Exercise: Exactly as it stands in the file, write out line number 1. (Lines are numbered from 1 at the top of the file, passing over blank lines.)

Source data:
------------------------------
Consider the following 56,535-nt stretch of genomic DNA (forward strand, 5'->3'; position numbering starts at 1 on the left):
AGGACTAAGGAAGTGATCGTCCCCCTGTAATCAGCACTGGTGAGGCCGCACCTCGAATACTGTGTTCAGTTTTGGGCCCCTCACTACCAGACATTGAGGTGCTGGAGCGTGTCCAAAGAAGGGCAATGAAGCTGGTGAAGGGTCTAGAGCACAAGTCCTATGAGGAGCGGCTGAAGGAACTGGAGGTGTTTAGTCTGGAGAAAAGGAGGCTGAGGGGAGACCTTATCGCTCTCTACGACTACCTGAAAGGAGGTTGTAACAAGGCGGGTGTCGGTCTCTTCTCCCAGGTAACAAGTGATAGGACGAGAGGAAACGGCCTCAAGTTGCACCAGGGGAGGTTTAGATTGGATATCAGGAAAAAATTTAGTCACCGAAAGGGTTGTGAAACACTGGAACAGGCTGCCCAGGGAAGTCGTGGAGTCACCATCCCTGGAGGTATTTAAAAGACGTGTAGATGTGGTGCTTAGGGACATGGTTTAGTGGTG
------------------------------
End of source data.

Consider the following 56,535-nt stretch of genomic DNA (forward strand, 5'->3'; position numbering starts at 1 on the left):